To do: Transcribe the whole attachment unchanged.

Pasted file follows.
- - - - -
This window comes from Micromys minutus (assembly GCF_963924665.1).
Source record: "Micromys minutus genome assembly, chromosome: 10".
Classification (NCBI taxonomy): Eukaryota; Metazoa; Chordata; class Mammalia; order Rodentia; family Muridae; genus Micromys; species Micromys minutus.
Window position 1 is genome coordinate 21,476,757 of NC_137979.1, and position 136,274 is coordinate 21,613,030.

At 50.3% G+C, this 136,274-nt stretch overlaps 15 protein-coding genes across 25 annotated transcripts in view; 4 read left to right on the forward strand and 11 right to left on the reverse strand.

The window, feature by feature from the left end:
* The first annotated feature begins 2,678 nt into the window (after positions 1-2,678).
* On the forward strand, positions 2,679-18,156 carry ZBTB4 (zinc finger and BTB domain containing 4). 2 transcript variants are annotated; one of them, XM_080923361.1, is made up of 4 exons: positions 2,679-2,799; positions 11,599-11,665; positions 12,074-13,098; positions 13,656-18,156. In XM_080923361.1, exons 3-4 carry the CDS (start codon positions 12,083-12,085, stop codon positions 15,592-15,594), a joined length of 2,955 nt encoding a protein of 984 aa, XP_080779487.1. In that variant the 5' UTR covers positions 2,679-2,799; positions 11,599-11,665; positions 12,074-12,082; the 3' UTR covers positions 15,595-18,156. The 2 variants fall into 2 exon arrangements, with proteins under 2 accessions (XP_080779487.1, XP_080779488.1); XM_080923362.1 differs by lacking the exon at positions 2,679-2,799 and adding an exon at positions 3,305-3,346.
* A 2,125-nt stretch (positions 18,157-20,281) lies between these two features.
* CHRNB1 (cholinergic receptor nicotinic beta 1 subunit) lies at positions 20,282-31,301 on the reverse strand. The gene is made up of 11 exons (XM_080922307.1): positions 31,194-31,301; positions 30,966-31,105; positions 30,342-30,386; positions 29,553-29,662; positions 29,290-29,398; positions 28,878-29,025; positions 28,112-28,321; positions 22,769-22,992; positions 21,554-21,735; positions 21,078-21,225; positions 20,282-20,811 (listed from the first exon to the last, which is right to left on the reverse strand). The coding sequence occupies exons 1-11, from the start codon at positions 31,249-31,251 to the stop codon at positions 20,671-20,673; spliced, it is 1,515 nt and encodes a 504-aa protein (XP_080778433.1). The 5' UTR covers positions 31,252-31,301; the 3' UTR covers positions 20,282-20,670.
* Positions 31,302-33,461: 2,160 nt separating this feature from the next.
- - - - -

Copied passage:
This window comes from Micromys minutus (assembly GCF_963924665.1).
Source record: "Micromys minutus genome assembly, chromosome: 10".
Classification (NCBI taxonomy): Eukaryota; Metazoa; Chordata; class Mammalia; order Rodentia; family Muridae; genus Micromys; species Micromys minutus.
Window position 1 is genome coordinate 21,476,757 of NC_137979.1, and position 136,274 is coordinate 21,613,030.

At 50.3% G+C, this 136,274-nt stretch overlaps 15 protein-coding genes across 25 annotated transcripts in view; 4 read left to right on the forward strand and 11 right to left on the reverse strand.

The window, feature by feature from the left end:
* The first annotated feature begins 2,678 nt into the window (after positions 1-2,678).
* On the forward strand, positions 2,679-18,156 carry ZBTB4 (zinc finger and BTB domain containing 4). 2 transcript variants are annotated; one of them, XM_080923361.1, is made up of 4 exons: positions 2,679-2,799; positions 11,599-11,665; positions 12,074-13,098; positions 13,656-18,156. In XM_080923361.1, exons 3-4 carry the CDS (start codon positions 12,083-12,085, stop codon positions 15,592-15,594), a joined length of 2,955 nt encoding a protein of 984 aa, XP_080779487.1. In that variant the 5' UTR covers positions 2,679-2,799; positions 11,599-11,665; positions 12,074-12,082; the 3' UTR covers positions 15,595-18,156. The 2 variants fall into 2 exon arrangements, with proteins under 2 accessions (XP_080779487.1, XP_080779488.1); XM_080923362.1 differs by lacking the exon at positions 2,679-2,799 and adding an exon at positions 3,305-3,346.
* A 2,125-nt stretch (positions 18,157-20,281) lies between these two features.
* CHRNB1 (cholinergic receptor nicotinic beta 1 subunit) lies at positions 20,282-31,301 on the reverse strand. The gene is made up of 11 exons (XM_080922307.1): positions 31,194-31,301; positions 30,966-31,105; positions 30,342-30,386; positions 29,553-29,662; positions 29,290-29,398; positions 28,878-29,025; positions 28,112-28,321; positions 22,769-22,992; positions 21,554-21,735; positions 21,078-21,225; positions 20,282-20,811 (listed from the first exon to the last, which is right to left on the reverse strand). The coding sequence occupies exons 1-11, from the start codon at positions 31,249-31,251 to the stop codon at positions 20,671-20,673; spliced, it is 1,515 nt and encodes a 504-aa protein (XP_080778433.1). The 5' UTR covers positions 31,252-31,301; the 3' UTR covers positions 20,282-20,670.
* Positions 31,302-33,461: 2,160 nt separating this feature from the next.